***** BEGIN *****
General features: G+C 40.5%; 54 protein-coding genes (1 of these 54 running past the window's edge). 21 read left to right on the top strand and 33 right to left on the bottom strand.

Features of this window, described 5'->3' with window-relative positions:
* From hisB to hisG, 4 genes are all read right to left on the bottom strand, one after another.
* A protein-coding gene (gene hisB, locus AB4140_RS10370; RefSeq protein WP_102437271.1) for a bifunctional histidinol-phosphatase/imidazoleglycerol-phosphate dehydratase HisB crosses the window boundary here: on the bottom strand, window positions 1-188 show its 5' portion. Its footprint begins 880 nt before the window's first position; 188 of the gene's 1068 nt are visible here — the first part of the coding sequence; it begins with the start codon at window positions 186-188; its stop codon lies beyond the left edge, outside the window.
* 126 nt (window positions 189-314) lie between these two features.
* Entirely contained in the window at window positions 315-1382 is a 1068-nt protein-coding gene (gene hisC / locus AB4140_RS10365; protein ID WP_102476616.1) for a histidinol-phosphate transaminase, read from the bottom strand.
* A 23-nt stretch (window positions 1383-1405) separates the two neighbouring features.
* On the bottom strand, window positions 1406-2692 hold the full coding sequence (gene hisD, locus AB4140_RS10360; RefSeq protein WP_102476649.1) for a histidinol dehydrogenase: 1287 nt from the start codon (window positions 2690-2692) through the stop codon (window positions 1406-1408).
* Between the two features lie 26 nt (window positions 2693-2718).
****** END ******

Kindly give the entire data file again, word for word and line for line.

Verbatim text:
General features: G+C 40.5%; 54 protein-coding genes (1 of these 54 running past the window's edge). 21 read left to right on the top strand and 33 right to left on the bottom strand.

Features of this window, described 5'->3' with window-relative positions:
* From hisB to hisG, 4 genes are all read right to left on the bottom strand, one after another.
* A protein-coding gene (gene hisB, locus AB4140_RS10370; RefSeq protein WP_102437271.1) for a bifunctional histidinol-phosphatase/imidazoleglycerol-phosphate dehydratase HisB crosses the window boundary here: on the bottom strand, window positions 1-188 show its 5' portion. Its footprint begins 880 nt before the window's first position; 188 of the gene's 1068 nt are visible here — the first part of the coding sequence; it begins with the start codon at window positions 186-188; its stop codon lies beyond the left edge, outside the window.
* 126 nt (window positions 189-314) lie between these two features.
* Entirely contained in the window at window positions 315-1382 is a 1068-nt protein-coding gene (gene hisC / locus AB4140_RS10365; protein ID WP_102476616.1) for a histidinol-phosphate transaminase, read from the bottom strand.
* A 23-nt stretch (window positions 1383-1405) separates the two neighbouring features.
* On the bottom strand, window positions 1406-2692 hold the full coding sequence (gene hisD, locus AB4140_RS10360; RefSeq protein WP_102476649.1) for a histidinol dehydrogenase: 1287 nt from the start codon (window positions 2690-2692) through the stop codon (window positions 1406-1408).
* Between the two features lie 26 nt (window positions 2693-2718).